Acknowledgements

Reaching this stage of the recommendation would not have been even vaguely possible without the efforts of many people. In particular, the work of the IPng Directorate, Frank Kastenholz and Craig Partridge (the authors of the Criteria document) along with Jon Crowcroft (who co-chaired the ngreq BOF) was critical. The work and cooperation of the chairs, members, and document authors of the three IPng proposal working groups, the ALE Working Group and the TACIT Working Group laid the groundwork upon which this recommendation sits.

We would also like to thank the many people who took the time to respond to RFC-1550 and who provided the broad understanding of the many requirements of data networking that any proposal for an IPng must address.

The members of the IESG, the IAB, and the always active participants in the various mailing lists provided us with many insights into the issues we faced. Many other individuals gave us sometimes spirited but always useful counsel during this process. They include (in no particular order) Radia Perlman, Noel Chiappa, Peter Ford, Dave Crocker, Tony Li, Dave Piscitello, Vint Cerf, and Dan Lynch.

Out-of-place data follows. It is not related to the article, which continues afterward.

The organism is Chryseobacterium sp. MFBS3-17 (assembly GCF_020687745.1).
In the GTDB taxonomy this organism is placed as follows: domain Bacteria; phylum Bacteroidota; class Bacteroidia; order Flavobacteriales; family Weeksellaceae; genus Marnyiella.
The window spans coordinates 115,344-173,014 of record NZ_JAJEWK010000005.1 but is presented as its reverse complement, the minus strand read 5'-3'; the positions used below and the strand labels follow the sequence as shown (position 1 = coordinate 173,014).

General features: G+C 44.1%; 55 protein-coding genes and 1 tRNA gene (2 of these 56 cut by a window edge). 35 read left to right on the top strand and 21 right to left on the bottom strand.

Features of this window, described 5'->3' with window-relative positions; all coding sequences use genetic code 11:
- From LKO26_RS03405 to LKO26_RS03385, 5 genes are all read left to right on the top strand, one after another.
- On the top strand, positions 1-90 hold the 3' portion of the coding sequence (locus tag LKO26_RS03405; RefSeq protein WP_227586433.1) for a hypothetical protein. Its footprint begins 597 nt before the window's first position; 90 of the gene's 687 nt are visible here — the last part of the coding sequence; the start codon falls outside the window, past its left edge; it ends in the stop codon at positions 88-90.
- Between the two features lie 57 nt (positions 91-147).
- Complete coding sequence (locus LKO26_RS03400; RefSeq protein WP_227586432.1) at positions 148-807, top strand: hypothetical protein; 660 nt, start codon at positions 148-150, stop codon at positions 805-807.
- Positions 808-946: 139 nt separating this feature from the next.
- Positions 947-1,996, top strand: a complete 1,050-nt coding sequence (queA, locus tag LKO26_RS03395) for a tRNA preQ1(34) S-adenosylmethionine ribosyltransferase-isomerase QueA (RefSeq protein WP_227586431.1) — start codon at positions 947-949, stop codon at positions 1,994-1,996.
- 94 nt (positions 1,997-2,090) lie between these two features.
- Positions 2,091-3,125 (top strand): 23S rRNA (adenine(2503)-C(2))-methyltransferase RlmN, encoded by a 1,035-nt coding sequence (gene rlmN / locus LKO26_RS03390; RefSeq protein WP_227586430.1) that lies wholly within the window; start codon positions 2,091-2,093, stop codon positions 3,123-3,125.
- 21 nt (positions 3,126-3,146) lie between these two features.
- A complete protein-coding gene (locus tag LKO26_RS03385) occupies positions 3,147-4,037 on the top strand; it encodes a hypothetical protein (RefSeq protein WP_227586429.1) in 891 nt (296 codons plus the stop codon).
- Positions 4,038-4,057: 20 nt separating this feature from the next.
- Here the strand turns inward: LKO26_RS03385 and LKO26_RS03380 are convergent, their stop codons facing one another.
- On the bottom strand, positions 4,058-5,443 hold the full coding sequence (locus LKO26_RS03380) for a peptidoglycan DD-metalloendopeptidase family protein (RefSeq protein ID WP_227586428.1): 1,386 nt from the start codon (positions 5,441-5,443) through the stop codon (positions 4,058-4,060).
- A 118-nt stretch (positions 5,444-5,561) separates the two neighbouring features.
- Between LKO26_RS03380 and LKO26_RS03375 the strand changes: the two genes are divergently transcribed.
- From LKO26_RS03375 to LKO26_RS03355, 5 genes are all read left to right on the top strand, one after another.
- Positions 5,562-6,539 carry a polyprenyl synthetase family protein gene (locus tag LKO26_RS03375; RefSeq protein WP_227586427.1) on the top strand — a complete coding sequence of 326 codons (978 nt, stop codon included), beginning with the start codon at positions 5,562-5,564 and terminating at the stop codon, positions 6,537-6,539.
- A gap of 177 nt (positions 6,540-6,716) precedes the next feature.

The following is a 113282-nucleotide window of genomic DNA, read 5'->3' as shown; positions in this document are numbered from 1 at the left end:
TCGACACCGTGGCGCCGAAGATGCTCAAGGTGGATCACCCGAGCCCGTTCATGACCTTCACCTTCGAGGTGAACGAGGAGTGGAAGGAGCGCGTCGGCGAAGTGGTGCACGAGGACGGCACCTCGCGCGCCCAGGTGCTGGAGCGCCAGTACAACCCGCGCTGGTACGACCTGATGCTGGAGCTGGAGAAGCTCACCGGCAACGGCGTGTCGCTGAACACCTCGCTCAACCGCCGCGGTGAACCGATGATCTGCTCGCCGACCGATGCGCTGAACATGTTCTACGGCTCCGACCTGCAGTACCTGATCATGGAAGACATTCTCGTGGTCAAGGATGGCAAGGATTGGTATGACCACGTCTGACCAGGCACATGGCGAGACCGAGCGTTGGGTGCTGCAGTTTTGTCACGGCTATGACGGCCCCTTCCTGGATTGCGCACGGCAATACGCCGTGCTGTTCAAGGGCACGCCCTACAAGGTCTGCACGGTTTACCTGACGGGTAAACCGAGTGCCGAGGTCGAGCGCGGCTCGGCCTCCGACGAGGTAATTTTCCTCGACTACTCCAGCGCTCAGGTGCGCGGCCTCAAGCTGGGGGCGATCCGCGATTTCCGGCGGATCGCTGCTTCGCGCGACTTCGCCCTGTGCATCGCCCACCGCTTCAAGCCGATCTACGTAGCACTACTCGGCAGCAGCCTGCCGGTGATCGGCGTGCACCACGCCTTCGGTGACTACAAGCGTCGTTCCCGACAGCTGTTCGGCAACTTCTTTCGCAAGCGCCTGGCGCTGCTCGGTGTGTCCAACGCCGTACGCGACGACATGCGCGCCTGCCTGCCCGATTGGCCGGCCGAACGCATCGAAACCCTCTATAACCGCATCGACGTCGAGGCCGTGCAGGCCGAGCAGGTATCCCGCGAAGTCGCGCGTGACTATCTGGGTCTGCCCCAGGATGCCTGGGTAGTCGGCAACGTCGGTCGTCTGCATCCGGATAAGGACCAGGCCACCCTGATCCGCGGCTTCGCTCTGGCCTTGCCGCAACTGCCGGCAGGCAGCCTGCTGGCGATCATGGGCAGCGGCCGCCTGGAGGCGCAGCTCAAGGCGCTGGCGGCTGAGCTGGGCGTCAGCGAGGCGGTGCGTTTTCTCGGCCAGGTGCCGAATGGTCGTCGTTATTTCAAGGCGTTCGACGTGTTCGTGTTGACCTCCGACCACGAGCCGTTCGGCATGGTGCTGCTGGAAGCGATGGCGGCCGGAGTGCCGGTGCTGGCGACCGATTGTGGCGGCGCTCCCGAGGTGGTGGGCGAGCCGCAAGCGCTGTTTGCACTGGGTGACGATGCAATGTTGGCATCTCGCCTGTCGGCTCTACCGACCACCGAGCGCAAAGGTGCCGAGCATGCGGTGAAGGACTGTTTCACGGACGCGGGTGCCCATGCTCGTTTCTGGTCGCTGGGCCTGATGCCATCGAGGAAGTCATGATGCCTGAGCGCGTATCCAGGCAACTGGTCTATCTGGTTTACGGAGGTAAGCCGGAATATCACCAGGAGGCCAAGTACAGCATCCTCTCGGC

Thanks to David Williams and Cheryl Chapman who, along with the very hard-working Addison-Wesley technical editors: Abigail Cooper and Kate Habib, took on the occasionally impossible task of ensuring that what is written here resembles English to some degree.

This book would have never happened without the perserverance and astonishingly good humor in the face of changing realities of Carol Long, our Executive Editor at Addison-Wesley.

To all the many people mentioned above and those we have skipped in our forgetfulness, thank you for making this task doable.



0201633957P04062001

Reviews
This item was reviewed in:
SciTech Book News, June 1996